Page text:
Krasnaya Polyana, Russia (SportsNetwork. Abby Wambach Jersey .com) - Darya Domracheva of Belarus secured her third gold medal of the Sochi Olympics Monday after gliding to victory in the womens 12.5-kilometer biathlon mass start competition. Domracheva, who won the 10-km pursuit and the 15-km individual race earlier in Sochi, turned in a time of 35 minutes, 25.6 seconds, besting Gabriela Soukalova of the Czech Republic by 20.2 seconds. Canadian Megan Imrie finished 28th with a time of 38:59. The reigning mass start world champion, Domracheva used her sharpshooting and swift skiing to create an insurmountable lead. She didnt miss a shot until her final stop, when she was well ahead of the pack. The 27-year-old Belarusian became the first female biathlete to win three golds at a single Winter Olympics. Norways Tiril Eckhoff, making her Olympic debut, finished 7.3 seconds after Soukalova to take bronze. American Susan Dunklee crossed the finish line in 36:57.9 to place 12th, marking the best ever finish by a U.S. woman in Olympic biathlon competition. The mens 15-km biathlon mass start, which was originally scheduled for Sunday, was postponed for the second straight day Monday due to dense fog in the area. The mens snowboard cross was also postponed from Monday to Tuesday.Shannon Boxx Jersey . The win gives Canada its fifth title at the World Sledge Hockey Challenge. "Weve got to keep pushing," said Westlake, who led Canada with five goals in the tournament. "The second you let off the pedal, everyone catches up. Heather OReilly Jersey . Moors, from Cambridge Ont., landed a double-twisting, double somersault in the layout position, en route to a score of 14.600 points in the womens floor exercise, more than a full point ahead of runner-up Pia Tolle of Germany.Jean-Paul Bedard clearly remembers the ear-piercing blasts, the ominous plumes of smoke and the total pandemonium that erupted moments after two bombs went off at last years Boston Marathon. The enormity of the situation only hit home days later though, when the 47-year-old was back in Toronto looking at a video his wife had taken of him crossing the finish line -- there, in a short clip, appeared to be one of the backpacks authorities believe contained explosives which ripped through the crowd. "She was just standing there in harms way that whole time," he said of the footage the couple later sent to the FBI. "I was a bit late, an hour later than I normally am and if I had been an extra 20 minutes, she would have been right there." The realization triggered an avalanche of emotions and Bedard, an avid runner, initially vowed never to return to the Boston Marathon again. Yet, like many other Canadians, the English teacher is now heading back to the city and plans to run the course again next week. Bedard, however, plans to run the marathon not once, but twice in the same day. "I needed to go back there," Bedard said, adding he had secured permission from race authorities to run a double marathon. The twin blasts which killed three people and injured more than 260 others on April 15 last year came to symbolize a turning point in Bedards life. Just weeks before last years race, Bedard told his family about sexual abuse he suffered as a child. During the marathon, he had a breakdown and was stopped by medics but managed to convince them he was hurting mentally, not physically, and carried on. He finished the race, returned to his hotel room for a quick shower and was back outside with his wife, 100 metres away from the finish line on a parallel street when the bombs went off. When he returned home, the combined stress of his personal issues and the bombings led to Bedard being diagnosed with post traumatic stress disorder. After a year of treatment, hes returning to confront the trauma and move past it. "I feeel a lot of weight on my shoulders in doing this," he said. Stitched USWNT Jerseys. "But at the same time I feel like Im being carried by a lot of people to get through this." Bedard is among a number of Canadians who were at the marathon last year and felt the urge to participate once more. "Its something that I need to do and I want to do," said Dean Smith, a Newfoundland native who was one kilometre away from the finish line when he was stopped by race officials last year. The 46-year-old recalls trying to calm some of the panicked runners around him as word of the explosions spread. The worst part for Smith was not being able to call his mother for hours, to let her know he was safe. Smith only realized much later that a fall earlier that day, which had slowed him down considerably, likely saved him from being among the victims. "I could have very easily been at that line," he said, his voice shaking. "It really isnt sinking in until now." The blasts also made Linda Hensman realize how fortunate she was. "Every so often you need something to bring life back into perspective. To slow you down, to make you appreciate what you have," said the 62-year-old who was also stopped before she could finish the race last year. "I just wanted to go back under what I hope will be normal circumstances...I dont think you can let these events hijack your life." Race officials say 2,447 people from Canada have registered to take part in this years marathon, up from 2,032 registered last year. Four days after last years blasts, police killed one of the suspected bombers, 26-year-old Tamerlan Tsarnaev, in a shootout and captured his brother Dzhokhar Tsarnaev, who was 19 at the time, soon after. Prosecutors say the Tsarnaev brothers built two pressure cooker bombs and planted them near the races finish line. The brothers had lived in the former Soviet republic of Kyrgyzstan and the Dagestan region of Russia before moving to the U.S. with their family about a decade before the bombings. ' ' '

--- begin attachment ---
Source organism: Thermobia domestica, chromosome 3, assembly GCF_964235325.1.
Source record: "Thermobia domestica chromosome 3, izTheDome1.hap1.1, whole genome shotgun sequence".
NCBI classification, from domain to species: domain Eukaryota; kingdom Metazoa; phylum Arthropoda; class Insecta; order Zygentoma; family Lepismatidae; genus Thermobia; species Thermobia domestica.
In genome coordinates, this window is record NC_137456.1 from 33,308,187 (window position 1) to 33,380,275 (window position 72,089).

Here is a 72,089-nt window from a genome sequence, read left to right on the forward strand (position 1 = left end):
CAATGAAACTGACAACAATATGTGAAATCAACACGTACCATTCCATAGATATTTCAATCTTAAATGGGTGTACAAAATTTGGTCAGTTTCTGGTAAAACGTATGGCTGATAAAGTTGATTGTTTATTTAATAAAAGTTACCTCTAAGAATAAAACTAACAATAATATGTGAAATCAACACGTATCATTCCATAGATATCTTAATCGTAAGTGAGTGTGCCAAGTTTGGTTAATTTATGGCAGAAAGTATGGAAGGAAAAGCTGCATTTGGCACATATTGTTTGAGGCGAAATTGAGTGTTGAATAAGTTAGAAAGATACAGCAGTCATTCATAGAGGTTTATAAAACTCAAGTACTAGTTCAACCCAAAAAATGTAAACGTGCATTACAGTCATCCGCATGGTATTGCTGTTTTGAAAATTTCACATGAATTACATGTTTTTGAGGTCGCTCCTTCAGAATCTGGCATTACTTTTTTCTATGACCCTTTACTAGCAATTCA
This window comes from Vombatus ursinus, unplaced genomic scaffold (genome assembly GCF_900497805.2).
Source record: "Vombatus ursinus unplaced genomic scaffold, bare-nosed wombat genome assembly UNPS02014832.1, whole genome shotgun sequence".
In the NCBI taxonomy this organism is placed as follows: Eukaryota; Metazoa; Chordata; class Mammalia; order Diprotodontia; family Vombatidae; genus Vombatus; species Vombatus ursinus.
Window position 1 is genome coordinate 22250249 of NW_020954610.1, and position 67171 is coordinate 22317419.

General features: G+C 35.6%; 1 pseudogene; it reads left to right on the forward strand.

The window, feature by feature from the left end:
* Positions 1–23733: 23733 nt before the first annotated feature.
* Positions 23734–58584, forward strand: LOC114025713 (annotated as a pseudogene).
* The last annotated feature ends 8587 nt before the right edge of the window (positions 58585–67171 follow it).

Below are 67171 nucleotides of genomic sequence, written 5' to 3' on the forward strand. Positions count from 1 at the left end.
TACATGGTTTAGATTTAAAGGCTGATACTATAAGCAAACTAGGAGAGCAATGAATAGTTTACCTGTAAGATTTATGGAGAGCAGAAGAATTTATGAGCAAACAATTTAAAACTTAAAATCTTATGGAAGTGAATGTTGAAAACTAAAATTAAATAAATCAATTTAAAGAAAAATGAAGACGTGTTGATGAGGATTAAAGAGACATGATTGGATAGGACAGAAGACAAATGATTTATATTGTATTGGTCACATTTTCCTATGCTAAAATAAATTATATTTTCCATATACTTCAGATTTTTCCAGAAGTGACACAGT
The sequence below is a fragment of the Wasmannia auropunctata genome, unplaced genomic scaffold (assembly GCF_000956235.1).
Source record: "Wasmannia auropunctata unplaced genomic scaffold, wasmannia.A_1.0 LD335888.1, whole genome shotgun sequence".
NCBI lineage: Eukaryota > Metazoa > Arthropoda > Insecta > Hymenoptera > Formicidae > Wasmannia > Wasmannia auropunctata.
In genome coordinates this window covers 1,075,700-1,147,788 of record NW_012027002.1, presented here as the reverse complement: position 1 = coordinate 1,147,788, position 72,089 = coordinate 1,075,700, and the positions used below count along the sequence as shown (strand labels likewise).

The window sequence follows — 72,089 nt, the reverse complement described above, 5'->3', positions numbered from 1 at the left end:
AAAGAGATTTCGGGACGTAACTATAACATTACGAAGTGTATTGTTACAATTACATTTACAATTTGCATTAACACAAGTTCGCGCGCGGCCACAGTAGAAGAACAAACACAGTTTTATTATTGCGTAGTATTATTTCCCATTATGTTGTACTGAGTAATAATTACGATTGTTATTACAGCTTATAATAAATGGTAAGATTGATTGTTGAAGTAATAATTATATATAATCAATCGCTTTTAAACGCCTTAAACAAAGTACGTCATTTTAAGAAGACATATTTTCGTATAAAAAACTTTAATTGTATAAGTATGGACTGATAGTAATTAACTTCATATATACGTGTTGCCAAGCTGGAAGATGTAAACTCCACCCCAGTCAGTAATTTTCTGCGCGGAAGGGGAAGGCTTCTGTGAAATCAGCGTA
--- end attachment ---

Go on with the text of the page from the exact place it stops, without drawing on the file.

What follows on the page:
10-km pursuit and the 15-km
10-km pursuit and the 15-km